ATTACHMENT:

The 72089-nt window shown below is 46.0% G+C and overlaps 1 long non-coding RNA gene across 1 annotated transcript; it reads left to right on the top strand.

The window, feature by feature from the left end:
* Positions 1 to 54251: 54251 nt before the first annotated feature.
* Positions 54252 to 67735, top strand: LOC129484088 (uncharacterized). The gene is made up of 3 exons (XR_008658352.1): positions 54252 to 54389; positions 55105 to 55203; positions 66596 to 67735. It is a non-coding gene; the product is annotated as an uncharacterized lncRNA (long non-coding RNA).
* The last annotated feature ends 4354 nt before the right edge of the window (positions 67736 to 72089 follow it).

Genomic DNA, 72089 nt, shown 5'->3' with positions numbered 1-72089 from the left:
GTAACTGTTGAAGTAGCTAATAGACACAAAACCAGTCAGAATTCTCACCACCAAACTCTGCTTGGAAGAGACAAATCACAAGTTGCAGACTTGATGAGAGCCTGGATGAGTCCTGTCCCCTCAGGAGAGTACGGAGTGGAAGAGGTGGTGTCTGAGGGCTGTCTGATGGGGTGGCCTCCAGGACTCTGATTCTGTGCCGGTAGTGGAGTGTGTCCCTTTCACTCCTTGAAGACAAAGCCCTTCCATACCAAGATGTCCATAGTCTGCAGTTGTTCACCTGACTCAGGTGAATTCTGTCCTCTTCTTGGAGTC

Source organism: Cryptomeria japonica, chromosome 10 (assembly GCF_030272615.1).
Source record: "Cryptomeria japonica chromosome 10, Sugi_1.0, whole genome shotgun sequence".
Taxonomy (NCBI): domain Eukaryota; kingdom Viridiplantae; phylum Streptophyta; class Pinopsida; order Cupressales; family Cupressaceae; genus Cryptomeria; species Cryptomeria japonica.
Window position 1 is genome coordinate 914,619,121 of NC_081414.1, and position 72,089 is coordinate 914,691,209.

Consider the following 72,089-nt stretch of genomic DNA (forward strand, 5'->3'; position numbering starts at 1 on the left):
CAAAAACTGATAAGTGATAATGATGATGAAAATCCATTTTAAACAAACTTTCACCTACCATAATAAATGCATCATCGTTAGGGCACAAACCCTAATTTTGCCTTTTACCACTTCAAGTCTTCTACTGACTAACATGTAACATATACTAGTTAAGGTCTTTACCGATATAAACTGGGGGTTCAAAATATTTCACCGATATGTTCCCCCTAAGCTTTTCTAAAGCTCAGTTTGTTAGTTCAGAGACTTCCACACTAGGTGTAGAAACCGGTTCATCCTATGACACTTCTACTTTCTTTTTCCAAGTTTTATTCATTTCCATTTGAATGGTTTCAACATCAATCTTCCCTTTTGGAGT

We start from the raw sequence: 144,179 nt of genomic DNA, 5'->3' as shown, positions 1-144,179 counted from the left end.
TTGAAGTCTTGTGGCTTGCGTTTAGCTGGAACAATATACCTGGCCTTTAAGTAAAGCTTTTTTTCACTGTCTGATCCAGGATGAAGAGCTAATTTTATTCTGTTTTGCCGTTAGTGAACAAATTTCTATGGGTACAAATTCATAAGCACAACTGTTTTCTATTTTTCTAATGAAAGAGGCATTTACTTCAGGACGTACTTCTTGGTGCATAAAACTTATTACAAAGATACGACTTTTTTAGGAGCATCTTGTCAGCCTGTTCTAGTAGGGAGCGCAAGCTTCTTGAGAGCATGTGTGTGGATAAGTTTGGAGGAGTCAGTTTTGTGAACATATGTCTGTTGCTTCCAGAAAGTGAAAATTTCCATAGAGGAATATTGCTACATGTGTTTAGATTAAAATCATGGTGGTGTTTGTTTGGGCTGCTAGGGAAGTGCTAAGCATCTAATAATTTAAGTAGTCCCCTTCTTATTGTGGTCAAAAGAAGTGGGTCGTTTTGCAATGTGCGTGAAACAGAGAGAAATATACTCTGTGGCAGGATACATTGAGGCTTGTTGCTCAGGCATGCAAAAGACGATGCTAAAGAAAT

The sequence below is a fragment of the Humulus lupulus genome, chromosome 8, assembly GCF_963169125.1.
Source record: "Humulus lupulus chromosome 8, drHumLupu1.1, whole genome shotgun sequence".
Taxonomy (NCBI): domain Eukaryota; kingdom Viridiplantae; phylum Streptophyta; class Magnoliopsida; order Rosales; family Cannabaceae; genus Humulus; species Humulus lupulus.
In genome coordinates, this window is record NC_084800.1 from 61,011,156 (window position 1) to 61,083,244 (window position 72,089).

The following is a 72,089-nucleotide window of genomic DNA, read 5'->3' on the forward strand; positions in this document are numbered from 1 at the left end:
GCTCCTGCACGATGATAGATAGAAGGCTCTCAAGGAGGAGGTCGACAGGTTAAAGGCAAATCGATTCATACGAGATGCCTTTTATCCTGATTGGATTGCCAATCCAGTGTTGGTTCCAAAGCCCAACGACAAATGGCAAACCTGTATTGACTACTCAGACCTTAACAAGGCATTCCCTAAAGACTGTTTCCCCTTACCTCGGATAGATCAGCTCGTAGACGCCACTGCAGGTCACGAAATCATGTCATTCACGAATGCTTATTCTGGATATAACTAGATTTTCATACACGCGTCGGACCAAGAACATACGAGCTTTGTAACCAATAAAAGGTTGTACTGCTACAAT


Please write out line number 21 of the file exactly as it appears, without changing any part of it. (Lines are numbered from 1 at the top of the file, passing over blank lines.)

GCTCCTGCACGATGATAGATAGAAGGCTCTCAAGGAGGAGGTCGACAGGTTAAAGGCAAATCGATTCATACGAGATGCCTTTTATCCTGATTGGATTGCCAATCCAGTGTTGGTTCCAAAGCCCAACGACAAATGGCAAACCTGTATTGACTACTCAGACCTTAACAAGGCATTCCCTAAAGACTGTTTCCCCTTACCTCGGATAGATCAGCTCGTAGACGCCACTGCAGGTCACGAAATCATGTCATTCACGAATGCTTATTCTGGATATAACTAGATTTTCATACACGCGTCGGACCAAGAACATACGAGCTTTGTAACCAATAAAAGGTTGTACTGCTACAAT